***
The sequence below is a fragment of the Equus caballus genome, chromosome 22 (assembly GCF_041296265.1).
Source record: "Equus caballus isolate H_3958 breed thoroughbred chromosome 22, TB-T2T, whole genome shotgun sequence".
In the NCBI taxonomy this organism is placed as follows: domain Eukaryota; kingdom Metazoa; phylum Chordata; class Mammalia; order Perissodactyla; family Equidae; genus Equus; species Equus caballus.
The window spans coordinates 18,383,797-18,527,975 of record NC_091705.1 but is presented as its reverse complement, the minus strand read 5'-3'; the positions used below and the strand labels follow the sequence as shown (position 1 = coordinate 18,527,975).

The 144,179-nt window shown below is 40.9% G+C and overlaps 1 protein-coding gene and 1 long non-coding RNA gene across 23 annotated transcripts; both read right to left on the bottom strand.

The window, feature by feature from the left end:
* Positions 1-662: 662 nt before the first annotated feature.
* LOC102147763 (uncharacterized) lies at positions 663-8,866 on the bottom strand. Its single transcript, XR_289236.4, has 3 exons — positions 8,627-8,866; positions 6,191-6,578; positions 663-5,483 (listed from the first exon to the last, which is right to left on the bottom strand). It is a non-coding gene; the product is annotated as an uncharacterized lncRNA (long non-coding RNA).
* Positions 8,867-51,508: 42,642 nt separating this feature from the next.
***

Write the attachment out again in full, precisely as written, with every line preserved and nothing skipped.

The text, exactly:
The sequence below is a fragment of the Equus caballus genome, chromosome 22 (assembly GCF_041296265.1).
Source record: "Equus caballus isolate H_3958 breed thoroughbred chromosome 22, TB-T2T, whole genome shotgun sequence".
In the NCBI taxonomy this organism is placed as follows: domain Eukaryota; kingdom Metazoa; phylum Chordata; class Mammalia; order Perissodactyla; family Equidae; genus Equus; species Equus caballus.
The window spans coordinates 18,383,797-18,527,975 of record NC_091705.1 but is presented as its reverse complement, the minus strand read 5'-3'; the positions used below and the strand labels follow the sequence as shown (position 1 = coordinate 18,527,975).

The 144,179-nt window shown below is 40.9% G+C and overlaps 1 protein-coding gene and 1 long non-coding RNA gene across 23 annotated transcripts; both read right to left on the bottom strand.

The window, feature by feature from the left end:
* Positions 1-662: 662 nt before the first annotated feature.
* LOC102147763 (uncharacterized) lies at positions 663-8,866 on the bottom strand. Its single transcript, XR_289236.4, has 3 exons — positions 8,627-8,866; positions 6,191-6,578; positions 663-5,483 (listed from the first exon to the last, which is right to left on the bottom strand). It is a non-coding gene; the product is annotated as an uncharacterized lncRNA (long non-coding RNA).
* Positions 8,867-51,508: 42,642 nt separating this feature from the next.